HEATH, TX – October 27, 2020 — Heath resident Justin Monger and his startup company LockedBrands have solved a piece of the opioid crisis puzzle, and it comes in the form of a lockbox.
With the Pillar – a wifi-enabled lockbox for opioids – Monger and his company directly address what has quickly become an epidemic across the United States and beyond.
“Billions of dollars are lost each year due to the opioid crisis, and thousands die each year from opioid overdoses,” Monger said. “It’s a phenomenal problem. A big percentage of opioids that are abused come from mom and dad’s unlocked medicine cabinet, and some studies show that around twenty percent of the population can become addicted to opioids very, very quickly.”
The lockbox connects to wifi and is controlled with the LockedBrands app. In the app, you can:
- Register multiple lockboxes
- Unlock the box
- Check an access log which tells you when the box was unlocked, which account opened it, and how it was opened (either with the app or with voice command through the Amazon Echo Dot)
- Share/revoke access to the box with other accounts, and specify how long they have access (hours, weeks, months, etc.)
- Transfer ownership of the lockbox
When fully charged, the lockbox can last anywhere from four to six hours (or you can just keep it plugged in the whole time). Monger said they conducted multiple durability tests for the lockbox to ensure that no one would be able to easily break into it (one of those tests included parking a 3,000-pound vehicle on top of the lockbox).
The Pillar is sold in storefronts across the United States, Canada and Mexico, and is also available on Amazon and at lockedbrands.com.
“For us, it’s all about responsible storage; whether you have addictive meds or cannabis consumables, you can just keep it locked up in the lockbox,” Monger said.
Opioids are medication that work in the nervous system of the body to reduce the intensity of pain. According to the CDC, more than 750,000 people have died of drug overdose since 1999. Two out of three drug overdose deaths in 2018 involved an opioid, which equates to around 47,000 people. Prescription opioid overdose accounted for 32 percent of those deaths.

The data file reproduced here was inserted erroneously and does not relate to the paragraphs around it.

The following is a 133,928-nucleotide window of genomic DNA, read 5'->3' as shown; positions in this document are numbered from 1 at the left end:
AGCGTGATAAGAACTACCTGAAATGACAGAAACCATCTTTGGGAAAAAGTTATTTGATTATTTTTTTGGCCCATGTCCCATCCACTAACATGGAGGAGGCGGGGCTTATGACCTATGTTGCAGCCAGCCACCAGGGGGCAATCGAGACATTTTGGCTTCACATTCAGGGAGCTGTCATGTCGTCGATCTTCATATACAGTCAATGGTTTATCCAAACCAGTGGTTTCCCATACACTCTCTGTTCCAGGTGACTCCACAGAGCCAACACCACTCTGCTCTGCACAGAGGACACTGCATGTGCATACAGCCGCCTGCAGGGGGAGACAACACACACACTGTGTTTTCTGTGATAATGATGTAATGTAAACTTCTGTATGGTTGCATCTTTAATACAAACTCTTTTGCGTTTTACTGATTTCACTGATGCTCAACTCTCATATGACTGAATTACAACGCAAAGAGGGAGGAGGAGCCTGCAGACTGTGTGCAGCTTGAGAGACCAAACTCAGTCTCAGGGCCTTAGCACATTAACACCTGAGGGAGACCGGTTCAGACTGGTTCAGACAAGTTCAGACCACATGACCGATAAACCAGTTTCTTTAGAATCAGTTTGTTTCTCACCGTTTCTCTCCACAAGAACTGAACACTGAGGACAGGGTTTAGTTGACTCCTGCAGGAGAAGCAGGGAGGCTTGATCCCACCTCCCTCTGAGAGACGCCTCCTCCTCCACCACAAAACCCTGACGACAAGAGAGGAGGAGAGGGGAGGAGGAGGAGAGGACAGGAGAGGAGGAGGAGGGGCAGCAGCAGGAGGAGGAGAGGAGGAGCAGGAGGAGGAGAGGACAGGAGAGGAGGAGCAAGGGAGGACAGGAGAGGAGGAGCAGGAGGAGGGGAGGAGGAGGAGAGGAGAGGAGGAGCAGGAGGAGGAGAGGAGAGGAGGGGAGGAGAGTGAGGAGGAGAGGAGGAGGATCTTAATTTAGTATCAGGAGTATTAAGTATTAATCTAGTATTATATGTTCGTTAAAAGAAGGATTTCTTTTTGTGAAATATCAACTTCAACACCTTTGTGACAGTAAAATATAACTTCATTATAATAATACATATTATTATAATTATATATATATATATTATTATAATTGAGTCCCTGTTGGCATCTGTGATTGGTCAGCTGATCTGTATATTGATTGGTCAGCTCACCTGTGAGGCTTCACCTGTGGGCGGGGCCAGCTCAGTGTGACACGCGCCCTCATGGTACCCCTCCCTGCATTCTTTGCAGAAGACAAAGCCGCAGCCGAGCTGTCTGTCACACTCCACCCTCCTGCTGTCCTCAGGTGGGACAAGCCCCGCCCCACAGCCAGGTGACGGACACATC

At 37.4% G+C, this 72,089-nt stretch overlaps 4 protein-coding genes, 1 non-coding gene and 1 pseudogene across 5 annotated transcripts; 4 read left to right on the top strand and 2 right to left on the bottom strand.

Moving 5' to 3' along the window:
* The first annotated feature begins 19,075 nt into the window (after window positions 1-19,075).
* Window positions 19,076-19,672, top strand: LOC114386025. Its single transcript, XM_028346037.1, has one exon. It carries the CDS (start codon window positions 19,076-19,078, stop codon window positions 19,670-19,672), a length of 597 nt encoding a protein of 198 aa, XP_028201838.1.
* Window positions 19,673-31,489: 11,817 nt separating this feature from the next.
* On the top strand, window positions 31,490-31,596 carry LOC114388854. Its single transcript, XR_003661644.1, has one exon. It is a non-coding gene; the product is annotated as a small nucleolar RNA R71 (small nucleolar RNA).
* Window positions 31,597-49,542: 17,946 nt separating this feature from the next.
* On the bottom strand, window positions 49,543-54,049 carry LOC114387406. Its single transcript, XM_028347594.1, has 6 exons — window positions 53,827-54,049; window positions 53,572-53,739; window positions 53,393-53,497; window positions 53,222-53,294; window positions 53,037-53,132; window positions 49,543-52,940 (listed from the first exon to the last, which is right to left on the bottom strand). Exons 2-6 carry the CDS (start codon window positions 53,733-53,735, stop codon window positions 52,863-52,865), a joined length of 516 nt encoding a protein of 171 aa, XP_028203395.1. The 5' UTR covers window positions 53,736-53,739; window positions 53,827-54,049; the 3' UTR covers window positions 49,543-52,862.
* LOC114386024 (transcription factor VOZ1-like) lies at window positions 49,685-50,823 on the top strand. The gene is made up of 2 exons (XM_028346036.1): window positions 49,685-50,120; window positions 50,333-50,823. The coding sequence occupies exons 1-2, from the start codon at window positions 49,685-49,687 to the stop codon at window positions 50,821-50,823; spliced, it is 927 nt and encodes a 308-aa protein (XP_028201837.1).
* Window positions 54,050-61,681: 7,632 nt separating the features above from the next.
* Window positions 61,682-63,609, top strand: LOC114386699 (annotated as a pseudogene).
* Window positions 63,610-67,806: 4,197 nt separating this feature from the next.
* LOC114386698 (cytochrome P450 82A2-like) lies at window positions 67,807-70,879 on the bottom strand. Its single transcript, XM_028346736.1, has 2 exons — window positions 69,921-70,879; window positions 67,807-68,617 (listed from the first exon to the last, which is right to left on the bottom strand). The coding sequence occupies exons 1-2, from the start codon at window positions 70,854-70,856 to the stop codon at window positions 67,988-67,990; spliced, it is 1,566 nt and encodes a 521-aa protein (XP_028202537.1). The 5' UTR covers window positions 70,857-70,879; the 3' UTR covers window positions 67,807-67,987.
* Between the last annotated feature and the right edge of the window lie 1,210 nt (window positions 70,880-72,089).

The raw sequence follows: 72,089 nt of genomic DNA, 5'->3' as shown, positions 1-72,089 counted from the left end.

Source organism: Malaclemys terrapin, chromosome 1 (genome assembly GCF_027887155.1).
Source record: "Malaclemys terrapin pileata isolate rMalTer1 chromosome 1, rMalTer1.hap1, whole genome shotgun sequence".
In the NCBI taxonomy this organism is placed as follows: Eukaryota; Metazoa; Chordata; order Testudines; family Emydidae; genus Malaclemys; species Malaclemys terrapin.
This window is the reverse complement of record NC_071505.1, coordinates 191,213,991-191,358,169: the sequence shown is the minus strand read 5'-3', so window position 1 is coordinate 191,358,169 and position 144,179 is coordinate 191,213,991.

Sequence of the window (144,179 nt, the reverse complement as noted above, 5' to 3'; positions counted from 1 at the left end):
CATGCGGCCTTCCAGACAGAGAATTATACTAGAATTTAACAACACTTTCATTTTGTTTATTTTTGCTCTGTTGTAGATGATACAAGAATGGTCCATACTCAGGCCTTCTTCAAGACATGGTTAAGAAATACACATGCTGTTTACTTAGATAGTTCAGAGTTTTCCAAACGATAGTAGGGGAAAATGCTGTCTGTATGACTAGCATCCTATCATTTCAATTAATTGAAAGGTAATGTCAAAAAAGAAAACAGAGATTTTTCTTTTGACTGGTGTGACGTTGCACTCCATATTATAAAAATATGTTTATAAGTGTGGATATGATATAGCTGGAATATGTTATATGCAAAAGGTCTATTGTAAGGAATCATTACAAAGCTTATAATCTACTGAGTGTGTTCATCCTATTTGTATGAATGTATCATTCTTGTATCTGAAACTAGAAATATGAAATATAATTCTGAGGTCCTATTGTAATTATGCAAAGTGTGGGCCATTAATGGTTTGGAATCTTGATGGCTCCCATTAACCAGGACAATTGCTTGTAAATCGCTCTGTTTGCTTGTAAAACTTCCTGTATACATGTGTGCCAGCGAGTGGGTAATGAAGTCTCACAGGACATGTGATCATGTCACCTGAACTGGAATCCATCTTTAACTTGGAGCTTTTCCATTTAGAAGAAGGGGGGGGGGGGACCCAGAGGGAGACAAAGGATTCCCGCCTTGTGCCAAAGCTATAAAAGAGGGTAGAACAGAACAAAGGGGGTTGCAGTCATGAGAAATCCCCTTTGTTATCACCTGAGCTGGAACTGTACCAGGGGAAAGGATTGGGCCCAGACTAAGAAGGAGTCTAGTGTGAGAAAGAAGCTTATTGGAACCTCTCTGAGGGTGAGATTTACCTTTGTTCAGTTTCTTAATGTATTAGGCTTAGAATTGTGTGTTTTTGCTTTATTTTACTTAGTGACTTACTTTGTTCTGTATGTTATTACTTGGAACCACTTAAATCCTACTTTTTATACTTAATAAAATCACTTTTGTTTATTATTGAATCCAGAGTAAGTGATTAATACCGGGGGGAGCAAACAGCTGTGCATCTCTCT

The COVID-19 pandemic brings even more concerns for those using opioids. According to this article published on the JAMA Network Health Forum, people who use opioids might become more at risk for developing dangerously low levels of oxygen in the blood when they contract COVID-19. That is due to opioids directly affecting the brainstem to slow your breathing.
Monger and his wife Eva both had siblings who suffered from addiction, and know all too well the devastating effects addiction can have on the individual and the family. The idea for the lockbox came from them wanting to address the opioid crisis by creating a method to control access to opioids and other addicting substances.
“When you get a general prescription of opioids, you get 45-50 of them in a little jar and they say to take them twice a day,” Monger said. “With someone like my sister, who struggled with addiction, she’d take five a day. It’s silly to think about giving such a highly addictive product to a patient and expect them to just not take too many.
“I had knee surgery back in May, and there were days where it would’ve been impossible not to have a pain-free day without an opioid. They’re a wonder drug, but you have to be careful with them. I followed the doctor’s prescription, but a lot of people won’t.”
Monger said they have another product in development that will dispense opioids as well as lock them up, the Secure Med Manager. The device ensures only the patient of the prescribed medication has access to the meds, that they only have access per the prescription (i.e., one at 8 a.m. and one at 5 p.m.), and it stores a compliance record in the Cloud for easy access. In addition, if tampered with, it shuts down and notifies the health care team through the Cloud.
“We’re now close to 40,000 deaths a year just from opioid overdoses, and $180 billion minimum – some say $600 billion if you count all the losses from those deaths,” Monger said. “That’s how much money is going down the toilet with the opioid crisis. If I can fix even 25 percent of that problem with this product, that would be huge.”
By Austin Wells, Blue Ribbon News. Courtesy photos.
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